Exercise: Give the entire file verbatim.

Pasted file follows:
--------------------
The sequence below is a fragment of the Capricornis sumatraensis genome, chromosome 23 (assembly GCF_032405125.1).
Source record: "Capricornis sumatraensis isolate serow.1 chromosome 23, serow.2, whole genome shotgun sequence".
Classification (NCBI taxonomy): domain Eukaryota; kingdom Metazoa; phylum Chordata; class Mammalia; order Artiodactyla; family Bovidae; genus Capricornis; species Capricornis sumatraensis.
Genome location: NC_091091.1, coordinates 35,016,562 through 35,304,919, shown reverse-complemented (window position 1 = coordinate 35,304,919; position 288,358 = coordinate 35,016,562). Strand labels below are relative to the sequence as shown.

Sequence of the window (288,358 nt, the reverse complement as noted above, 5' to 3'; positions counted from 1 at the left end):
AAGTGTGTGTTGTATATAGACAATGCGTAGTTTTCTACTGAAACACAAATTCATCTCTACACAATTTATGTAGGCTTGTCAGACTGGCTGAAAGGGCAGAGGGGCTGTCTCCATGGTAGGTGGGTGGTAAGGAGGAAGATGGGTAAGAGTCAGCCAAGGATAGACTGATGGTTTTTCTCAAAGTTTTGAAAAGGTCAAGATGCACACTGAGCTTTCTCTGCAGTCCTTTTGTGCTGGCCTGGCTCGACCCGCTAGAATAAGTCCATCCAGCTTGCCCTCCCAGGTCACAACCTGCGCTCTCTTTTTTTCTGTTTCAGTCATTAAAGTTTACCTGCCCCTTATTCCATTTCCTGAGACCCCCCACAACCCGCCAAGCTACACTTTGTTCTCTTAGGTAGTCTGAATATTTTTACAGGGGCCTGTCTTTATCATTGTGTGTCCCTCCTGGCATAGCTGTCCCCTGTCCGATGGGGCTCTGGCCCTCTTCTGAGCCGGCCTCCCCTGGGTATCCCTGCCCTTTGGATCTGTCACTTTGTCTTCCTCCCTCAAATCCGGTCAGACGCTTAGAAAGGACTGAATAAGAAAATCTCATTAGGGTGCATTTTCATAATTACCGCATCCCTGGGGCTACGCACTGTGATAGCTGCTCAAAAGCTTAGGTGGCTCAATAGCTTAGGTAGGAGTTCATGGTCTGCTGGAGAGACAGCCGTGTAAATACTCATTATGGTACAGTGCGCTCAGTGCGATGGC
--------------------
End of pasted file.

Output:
The sequence below is a fragment of the Capricornis sumatraensis genome, chromosome 23 (assembly GCF_032405125.1).
Source record: "Capricornis sumatraensis isolate serow.1 chromosome 23, serow.2, whole genome shotgun sequence".
Classification (NCBI taxonomy): domain Eukaryota; kingdom Metazoa; phylum Chordata; class Mammalia; order Artiodactyla; family Bovidae; genus Capricornis; species Capricornis sumatraensis.
Genome location: NC_091091.1, coordinates 35,016,562 through 35,304,919, shown reverse-complemented (window position 1 = coordinate 35,304,919; position 288,358 = coordinate 35,016,562). Strand labels below are relative to the sequence as shown.

Sequence of the window (288,358 nt, the reverse complement as noted above, 5' to 3'; positions counted from 1 at the left end):
AAGTGTGTGTTGTATATAGACAATGCGTAGTTTTCTACTGAAACACAAATTCATCTCTACACAATTTATGTAGGCTTGTCAGACTGGCTGAAAGGGCAGAGGGGCTGTCTCCATGGTAGGTGGGTGGTAAGGAGGAAGATGGGTAAGAGTCAGCCAAGGATAGACTGATGGTTTTTCTCAAAGTTTTGAAAAGGTCAAGATGCACACTGAGCTTTCTCTGCAGTCCTTTTGTGCTGGCCTGGCTCGACCCGCTAGAATAAGTCCATCCAGCTTGCCCTCCCAGGTCACAACCTGCGCTCTCTTTTTTTCTGTTTCAGTCATTAAAGTTTACCTGCCCCTTATTCCATTTCCTGAGACCCCCCACAACCCGCCAAGCTACACTTTGTTCTCTTAGGTAGTCTGAATATTTTTACAGGGGCCTGTCTTTATCATTGTGTGTCCCTCCTGGCATAGCTGTCCCCTGTCCGATGGGGCTCTGGCCCTCTTCTGAGCCGGCCTCCCCTGGGTATCCCTGCCCTTTGGATCTGTCACTTTGTCTTCCTCCCTCAAATCCGGTCAGACGCTTAGAAAGGACTGAATAAGAAAATCTCATTAGGGTGCATTTTCATAATTACCGCATCCCTGGGGCTACGCACTGTGATAGCTGCTCAAAAGCTTAGGTGGCTCAATAGCTTAGGTAGGAGTTCATGGTCTGCTGGAGAGACAGCCGTGTAAATACTCATTATGGTACAGTGCGCTCAGTGCGATGGC